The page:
When used in a Blackjack game, scale 27 would represent the "plus-minus" count and scale 41 would represent the Ace count. "Plus-minus" scale 27 includes position pins 28, 30, 32, 34, 36 and 38 fixed on faceplate 14 along the outer edge of slot 24 so that the user may tactilely identify the location of positioning pin 16. Pins 28, 30, 32, 34, 36 and 38 are respectively located to represent counts of -10, -5, 0, +2, +5 and +10 and the opposite ends 40 and 42 of slot 20 respectively represent counts of -15 and +15. Scale 41 includes position pins 44, 46 and 48 fixed on faceplate 14 along the outer edge of slot 26 so that the user may tactiley identify the location of positioning pin 18. Pins 44, 46 and 48 are respectively located to represent counts of 0, 4 and 8 Aces. As best illustrated in FIG. 2, the position pins of scales 27 and 41 extend upward from faceplate 14 sufficiently to be felt by the thumb in contact with positioning pins 24 and 26 but small enough not to interfere with the thumbnail movement of the positioning side pins.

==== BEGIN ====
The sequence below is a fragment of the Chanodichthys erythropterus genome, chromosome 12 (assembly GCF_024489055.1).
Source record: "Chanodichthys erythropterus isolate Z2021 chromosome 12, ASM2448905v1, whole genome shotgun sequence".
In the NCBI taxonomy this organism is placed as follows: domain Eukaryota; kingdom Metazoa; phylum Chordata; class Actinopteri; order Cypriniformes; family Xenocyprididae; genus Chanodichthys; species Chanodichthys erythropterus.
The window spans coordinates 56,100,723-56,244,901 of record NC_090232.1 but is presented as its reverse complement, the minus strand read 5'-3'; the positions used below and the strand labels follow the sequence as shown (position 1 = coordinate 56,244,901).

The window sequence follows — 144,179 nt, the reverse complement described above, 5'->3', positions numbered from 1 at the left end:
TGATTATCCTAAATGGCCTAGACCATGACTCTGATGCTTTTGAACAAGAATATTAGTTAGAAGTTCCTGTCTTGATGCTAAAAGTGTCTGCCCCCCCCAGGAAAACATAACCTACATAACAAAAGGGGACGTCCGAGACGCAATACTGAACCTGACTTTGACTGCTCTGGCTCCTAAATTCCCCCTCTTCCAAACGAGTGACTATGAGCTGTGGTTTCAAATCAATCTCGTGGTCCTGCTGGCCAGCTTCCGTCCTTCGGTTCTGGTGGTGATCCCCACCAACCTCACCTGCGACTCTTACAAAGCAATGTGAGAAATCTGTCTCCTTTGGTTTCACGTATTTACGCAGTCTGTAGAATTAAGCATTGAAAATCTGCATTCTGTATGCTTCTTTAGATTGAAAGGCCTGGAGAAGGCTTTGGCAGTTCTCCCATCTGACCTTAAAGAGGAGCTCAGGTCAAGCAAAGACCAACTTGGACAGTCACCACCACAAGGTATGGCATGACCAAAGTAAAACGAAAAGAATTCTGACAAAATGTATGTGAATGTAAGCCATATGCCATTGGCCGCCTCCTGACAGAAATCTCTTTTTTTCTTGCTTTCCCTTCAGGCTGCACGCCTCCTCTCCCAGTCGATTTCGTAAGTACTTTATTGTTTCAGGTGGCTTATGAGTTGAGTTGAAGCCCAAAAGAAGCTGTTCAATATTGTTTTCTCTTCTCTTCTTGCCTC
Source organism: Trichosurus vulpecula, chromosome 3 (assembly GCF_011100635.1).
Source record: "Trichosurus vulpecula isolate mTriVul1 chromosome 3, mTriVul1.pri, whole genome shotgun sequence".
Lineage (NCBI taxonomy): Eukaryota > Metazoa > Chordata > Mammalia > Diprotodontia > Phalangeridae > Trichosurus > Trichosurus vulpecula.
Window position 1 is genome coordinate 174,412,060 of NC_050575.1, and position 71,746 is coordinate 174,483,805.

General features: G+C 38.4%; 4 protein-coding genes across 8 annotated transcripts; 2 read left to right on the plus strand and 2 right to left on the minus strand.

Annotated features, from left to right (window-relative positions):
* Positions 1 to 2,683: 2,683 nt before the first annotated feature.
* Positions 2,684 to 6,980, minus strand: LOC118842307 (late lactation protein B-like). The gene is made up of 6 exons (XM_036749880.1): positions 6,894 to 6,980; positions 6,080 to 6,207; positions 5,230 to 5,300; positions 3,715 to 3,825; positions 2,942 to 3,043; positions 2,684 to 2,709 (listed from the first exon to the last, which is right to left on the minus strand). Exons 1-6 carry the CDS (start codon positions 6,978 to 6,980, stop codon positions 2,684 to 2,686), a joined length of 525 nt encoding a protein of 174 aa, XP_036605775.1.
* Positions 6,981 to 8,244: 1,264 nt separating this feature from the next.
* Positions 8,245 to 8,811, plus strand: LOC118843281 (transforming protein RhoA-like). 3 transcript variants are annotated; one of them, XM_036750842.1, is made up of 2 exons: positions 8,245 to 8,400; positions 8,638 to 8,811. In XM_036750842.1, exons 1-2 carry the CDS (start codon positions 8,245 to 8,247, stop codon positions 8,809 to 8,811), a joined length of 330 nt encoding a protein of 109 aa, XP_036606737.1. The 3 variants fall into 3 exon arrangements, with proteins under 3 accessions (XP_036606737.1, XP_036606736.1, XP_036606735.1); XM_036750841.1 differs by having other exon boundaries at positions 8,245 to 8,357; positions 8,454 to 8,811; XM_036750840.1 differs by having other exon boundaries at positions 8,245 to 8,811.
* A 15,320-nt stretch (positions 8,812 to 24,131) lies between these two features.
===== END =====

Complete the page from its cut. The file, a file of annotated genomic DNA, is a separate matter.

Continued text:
Referring to FIGS. 3 and 4, casing 10 includes a circular base 50, cylindrical side wall 52 and an axle 54. The interior surface 55 of the side wall 52 has two sets of side-by-side notches 56 and 58 cut therein. Notches 56 are located adjacent to "plus-minus" scale 27 and slot 20, and represent individual counts of scale 27. Similarly, notches 58 are located adjacent to "Ace" scale 41 and slot 22 and represent the individual counts of scale 41. Indicator arms 16 and 18 are rotatably mounted to axle 54 and respectively extend radially outward to side surface notches 56 and 58. As is best illustrated in FIG. 5 each indicator arm includes a spring mechanism for releasably holding the indicator arm at a particular notch until the arm is rotated to an adjacent notch. Thus, an expansion spring 60 and a holding pin 62 are mounted in a radial recess hold 64 in tip 66 of indicator arm 16 so that spring 60 presses pin 62 into one of the notches 56. Similarly, expansion spring 68 and holding pin 70 are mounted in radial hole 72 in tip 74 of indicator arm 18 so that spring 68 pushes pin 70 into one of the notches 58. Notches 56 and 58 and indicator arm tips 66 and 74 have semicircular shaped surfaces such that side play of pins 62 and 70 is prevented and retraction of the pins will occur when an angular pressure is applied to indicator arms through positioning pins 24 and 26.